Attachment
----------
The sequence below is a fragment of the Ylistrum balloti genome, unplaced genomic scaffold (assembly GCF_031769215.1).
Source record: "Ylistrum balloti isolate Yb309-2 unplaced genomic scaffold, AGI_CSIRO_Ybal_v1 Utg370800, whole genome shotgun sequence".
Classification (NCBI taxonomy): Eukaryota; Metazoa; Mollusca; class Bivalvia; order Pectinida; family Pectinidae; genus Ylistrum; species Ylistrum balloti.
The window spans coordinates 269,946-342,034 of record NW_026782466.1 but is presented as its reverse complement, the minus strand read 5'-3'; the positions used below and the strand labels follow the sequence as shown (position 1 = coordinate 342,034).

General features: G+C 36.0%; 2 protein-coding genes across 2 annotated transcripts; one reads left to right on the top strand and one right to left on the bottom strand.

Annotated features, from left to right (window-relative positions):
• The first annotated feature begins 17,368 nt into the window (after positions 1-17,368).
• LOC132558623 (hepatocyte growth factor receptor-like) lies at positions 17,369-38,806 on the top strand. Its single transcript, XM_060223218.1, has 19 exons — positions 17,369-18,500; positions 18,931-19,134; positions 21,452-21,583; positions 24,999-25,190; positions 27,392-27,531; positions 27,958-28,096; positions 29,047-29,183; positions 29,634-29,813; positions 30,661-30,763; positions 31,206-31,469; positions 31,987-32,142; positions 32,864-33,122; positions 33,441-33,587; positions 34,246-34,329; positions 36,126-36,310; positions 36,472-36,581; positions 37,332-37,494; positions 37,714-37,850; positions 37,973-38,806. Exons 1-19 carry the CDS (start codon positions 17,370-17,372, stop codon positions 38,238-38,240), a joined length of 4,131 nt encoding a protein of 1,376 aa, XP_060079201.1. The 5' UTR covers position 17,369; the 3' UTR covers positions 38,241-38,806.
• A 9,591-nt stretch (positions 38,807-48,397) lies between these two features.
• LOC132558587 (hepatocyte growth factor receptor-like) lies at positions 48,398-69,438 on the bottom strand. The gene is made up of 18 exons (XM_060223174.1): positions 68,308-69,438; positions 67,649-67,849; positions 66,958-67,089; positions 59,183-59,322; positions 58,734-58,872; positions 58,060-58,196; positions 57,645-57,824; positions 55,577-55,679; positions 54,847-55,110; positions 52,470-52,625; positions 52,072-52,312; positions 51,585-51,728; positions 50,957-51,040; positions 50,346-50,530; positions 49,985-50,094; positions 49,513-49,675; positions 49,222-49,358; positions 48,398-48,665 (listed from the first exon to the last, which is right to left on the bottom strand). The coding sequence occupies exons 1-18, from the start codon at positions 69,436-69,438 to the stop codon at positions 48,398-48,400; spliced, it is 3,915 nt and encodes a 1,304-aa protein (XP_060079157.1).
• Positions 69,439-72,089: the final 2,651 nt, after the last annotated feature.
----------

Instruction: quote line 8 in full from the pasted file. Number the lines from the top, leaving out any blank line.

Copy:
• LOC132558623 (hepatocyte growth factor receptor-like) lies at positions 17,369-38,806 on the top strand. Its single transcript, XM_060223218.1, has 19 exons — positions 17,369-18,500; positions 18,931-19,134; positions 21,452-21,583; positions 24,999-25,190; positions 27,392-27,531; positions 27,958-28,096; positions 29,047-29,183; positions 29,634-29,813; positions 30,661-30,763; positions 31,206-31,469; positions 31,987-32,142; positions 32,864-33,122; positions 33,441-33,587; positions 34,246-34,329; positions 36,126-36,310; positions 36,472-36,581; positions 37,332-37,494; positions 37,714-37,850; positions 37,973-38,806. Exons 1-19 carry the CDS (start codon positions 17,370-17,372, stop codon positions 38,238-38,240), a joined length of 4,131 nt encoding a protein of 1,376 aa, XP_060079201.1. The 5' UTR covers position 17,369; the 3' UTR covers positions 38,241-38,806.